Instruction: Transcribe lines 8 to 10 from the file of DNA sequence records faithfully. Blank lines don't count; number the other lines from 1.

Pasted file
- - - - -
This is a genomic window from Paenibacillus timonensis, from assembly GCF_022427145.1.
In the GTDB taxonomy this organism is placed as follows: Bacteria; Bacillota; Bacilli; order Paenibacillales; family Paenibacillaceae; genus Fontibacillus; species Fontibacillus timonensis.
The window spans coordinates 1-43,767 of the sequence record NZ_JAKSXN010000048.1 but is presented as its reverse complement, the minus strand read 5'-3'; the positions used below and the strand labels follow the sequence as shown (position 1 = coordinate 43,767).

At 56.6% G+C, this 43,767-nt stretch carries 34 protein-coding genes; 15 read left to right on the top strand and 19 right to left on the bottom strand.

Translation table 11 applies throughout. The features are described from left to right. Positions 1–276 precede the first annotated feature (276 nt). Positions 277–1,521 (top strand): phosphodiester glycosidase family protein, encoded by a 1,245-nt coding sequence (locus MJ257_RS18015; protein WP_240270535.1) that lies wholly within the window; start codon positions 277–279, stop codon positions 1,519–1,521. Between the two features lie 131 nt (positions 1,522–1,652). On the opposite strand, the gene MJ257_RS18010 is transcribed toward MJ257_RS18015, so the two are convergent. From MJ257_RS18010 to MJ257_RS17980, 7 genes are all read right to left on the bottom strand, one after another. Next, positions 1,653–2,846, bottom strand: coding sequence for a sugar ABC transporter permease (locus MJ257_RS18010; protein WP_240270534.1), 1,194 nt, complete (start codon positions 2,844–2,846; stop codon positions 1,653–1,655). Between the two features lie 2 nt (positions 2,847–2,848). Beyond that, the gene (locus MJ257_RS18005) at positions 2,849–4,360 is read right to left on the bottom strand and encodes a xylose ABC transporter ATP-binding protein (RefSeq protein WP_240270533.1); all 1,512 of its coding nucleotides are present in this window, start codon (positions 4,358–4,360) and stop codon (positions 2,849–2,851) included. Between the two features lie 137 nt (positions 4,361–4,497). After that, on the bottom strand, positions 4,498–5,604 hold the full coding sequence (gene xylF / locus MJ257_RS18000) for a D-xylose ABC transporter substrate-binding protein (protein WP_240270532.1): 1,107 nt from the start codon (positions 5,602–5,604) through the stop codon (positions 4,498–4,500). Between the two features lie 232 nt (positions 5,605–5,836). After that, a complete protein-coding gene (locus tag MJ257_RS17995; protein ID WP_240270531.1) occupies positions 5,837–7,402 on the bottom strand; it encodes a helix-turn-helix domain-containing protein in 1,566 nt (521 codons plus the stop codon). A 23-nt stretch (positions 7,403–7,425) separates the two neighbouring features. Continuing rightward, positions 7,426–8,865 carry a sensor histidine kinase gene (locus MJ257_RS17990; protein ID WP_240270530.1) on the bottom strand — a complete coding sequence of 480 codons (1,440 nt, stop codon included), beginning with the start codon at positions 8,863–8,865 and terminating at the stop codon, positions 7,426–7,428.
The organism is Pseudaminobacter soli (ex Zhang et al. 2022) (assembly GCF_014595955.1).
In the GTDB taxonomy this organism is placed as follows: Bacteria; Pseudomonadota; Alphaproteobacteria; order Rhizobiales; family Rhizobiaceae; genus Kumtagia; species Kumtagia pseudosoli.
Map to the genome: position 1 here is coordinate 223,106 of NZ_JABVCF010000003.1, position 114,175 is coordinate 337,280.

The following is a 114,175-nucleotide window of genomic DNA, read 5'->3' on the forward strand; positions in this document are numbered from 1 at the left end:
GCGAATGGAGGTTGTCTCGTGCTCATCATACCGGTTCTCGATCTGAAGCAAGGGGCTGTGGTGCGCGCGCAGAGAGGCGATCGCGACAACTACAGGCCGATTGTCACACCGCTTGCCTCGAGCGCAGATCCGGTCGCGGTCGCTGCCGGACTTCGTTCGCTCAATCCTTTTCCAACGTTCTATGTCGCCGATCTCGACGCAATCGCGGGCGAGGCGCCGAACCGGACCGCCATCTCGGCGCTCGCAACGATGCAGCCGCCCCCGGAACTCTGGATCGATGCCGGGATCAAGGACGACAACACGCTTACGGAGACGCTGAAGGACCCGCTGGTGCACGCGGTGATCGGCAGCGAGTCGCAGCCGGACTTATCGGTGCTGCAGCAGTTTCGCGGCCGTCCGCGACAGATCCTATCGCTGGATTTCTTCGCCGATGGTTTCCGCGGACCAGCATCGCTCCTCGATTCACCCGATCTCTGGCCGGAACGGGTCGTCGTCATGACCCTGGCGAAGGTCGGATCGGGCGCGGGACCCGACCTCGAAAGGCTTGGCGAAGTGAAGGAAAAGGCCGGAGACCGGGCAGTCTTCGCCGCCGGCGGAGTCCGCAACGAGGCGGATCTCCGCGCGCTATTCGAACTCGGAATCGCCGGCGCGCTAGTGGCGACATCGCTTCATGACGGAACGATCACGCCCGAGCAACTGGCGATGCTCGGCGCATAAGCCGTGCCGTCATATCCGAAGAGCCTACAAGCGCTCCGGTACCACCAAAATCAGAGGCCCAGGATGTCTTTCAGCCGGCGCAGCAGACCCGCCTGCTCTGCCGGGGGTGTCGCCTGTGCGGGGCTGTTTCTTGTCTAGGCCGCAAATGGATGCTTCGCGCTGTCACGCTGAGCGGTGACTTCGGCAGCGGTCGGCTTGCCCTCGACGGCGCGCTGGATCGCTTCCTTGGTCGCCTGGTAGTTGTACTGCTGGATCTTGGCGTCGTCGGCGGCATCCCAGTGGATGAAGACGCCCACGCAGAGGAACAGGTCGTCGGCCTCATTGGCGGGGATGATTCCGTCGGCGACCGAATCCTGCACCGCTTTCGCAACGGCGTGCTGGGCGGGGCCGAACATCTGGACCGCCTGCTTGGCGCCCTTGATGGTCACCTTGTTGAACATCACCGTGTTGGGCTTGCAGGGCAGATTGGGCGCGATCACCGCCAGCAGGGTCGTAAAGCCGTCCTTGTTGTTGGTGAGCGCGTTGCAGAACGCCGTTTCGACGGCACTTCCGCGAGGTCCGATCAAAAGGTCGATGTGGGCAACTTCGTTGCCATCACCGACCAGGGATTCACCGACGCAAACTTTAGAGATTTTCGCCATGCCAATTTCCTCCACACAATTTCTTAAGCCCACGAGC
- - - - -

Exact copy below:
Map to the genome: position 1 here is coordinate 223,106 of NZ_JABVCF010000003.1, position 114,175 is coordinate 337,280.

The following is a 114,175-nucleotide window of genomic DNA, read 5'->3' on the forward strand; positions in this document are numbered from 1 at the left end:
GCGAATGGAGGTTGTCTCGTGCTCATCATACCGGTTCTCGATCTGAAGCAAGGGGCTGTGGTGCGCGCGCAGAGAGGCGATCGCGACAACTACAGGCCGATTGTCACACCGCTTGCCTCGAGCGCAGATCCGGTCGCGGTCGCTGCCGGACTTCGTTCGCTCAATCCTTTTCCAACGTTCTATGTCGCCGATCTCGACGCAATCGCGGGCGAGGCGCCGAACCGGACCGCCATCTCGGCGCTCGCAACGATGCAGCCGCCCCCGGAACTCTGGATCGATGCCGGGATCAAGGACGACAACACGCTTACGGAGACGCTGAAGGACCCGCTGGTGCACGCGGTGATCGGCAGCGAGTCGCAGCCGGACTTATCGGTGCTGCAGCAGTTTCGCGGCCGTCCGCGACAGATCCTATCGCTGGATTTCTTCGCCGATGGTTTCCGCGGACCAGCATCGCTCCTCGATTCACCCGATCTCTGGCCGGAACGGGTCGTCGTCATGACCCTGGCGAAGGTCGGATCGGGCGCGGGACCCGACCTCGAAAGGCTTGGCGAAGTGAAGGAAAAGGCCGGAGACCGGGCAGTCTTCGCCGCCGGCGGAGTCCGCAACGAGGCGGATCTCCGCGCGCTATTCGAACTCGGAATCGCCGGCGCGCTAGTGGCGACATCGCTTCATGACGGAACGATCACGCCCGAGCAACTGGCGATGCTCGGCGCATAAGCCGTGCCGTCATATCCGAAGAGCCTACAAGCGCTCCGGTACCACCAAAATCAGAGGCCCAGGATGTCTTTCAGCCGGCGCAGCAGACCCGCCTGCTCTGCCGGGGGTGTCGCCTGTGCGGGGCTGTTTCTTGTCTAGGCCGCAAATGGATGCTTCGCGCTGTCACGCTGAGCGGTGACTTCGGCAGCGGTCGGCTTGCCCTCGACGGCGCGCTGGATCGCTTCCTTGGTCGCCTGGTAGTTGTACTGCTGGATCTTGGCGTCGTCGGCGGCATCCCAGTGGATGAAGACGCCCACGCAGAGGAACAGGTCGTCGGCCTCATTGGCGGGGATGATTCCGTCGGCGACCGAATCCTGCACCGCTTTCGCAACGGCGTGCTGGGCGGGGCCGAACATCTGGACCGCCTGCTTGGCGCCCTTGATGGTCACCTTGTTGAACATCACCGTGTTGGGCTTGCAGGGCAGATTGGGCGCGATCACCGCCAGCAGGGTCGTAAAGCCGTCCTTGTTGTTGGTGAGCGCGTTGCAGAACGCCGTTTCGACGGCACTTCCGCGAGGTCCGATCAAAAGGTCGATGTGGGCAACTTCGTTGCCATCACCGACCAGGGATTCACCGACGCAAACTTTAGAGATTTTCGCCATGCCAATTTCCTCCACACAATTTCTTAAGCCCACGAGC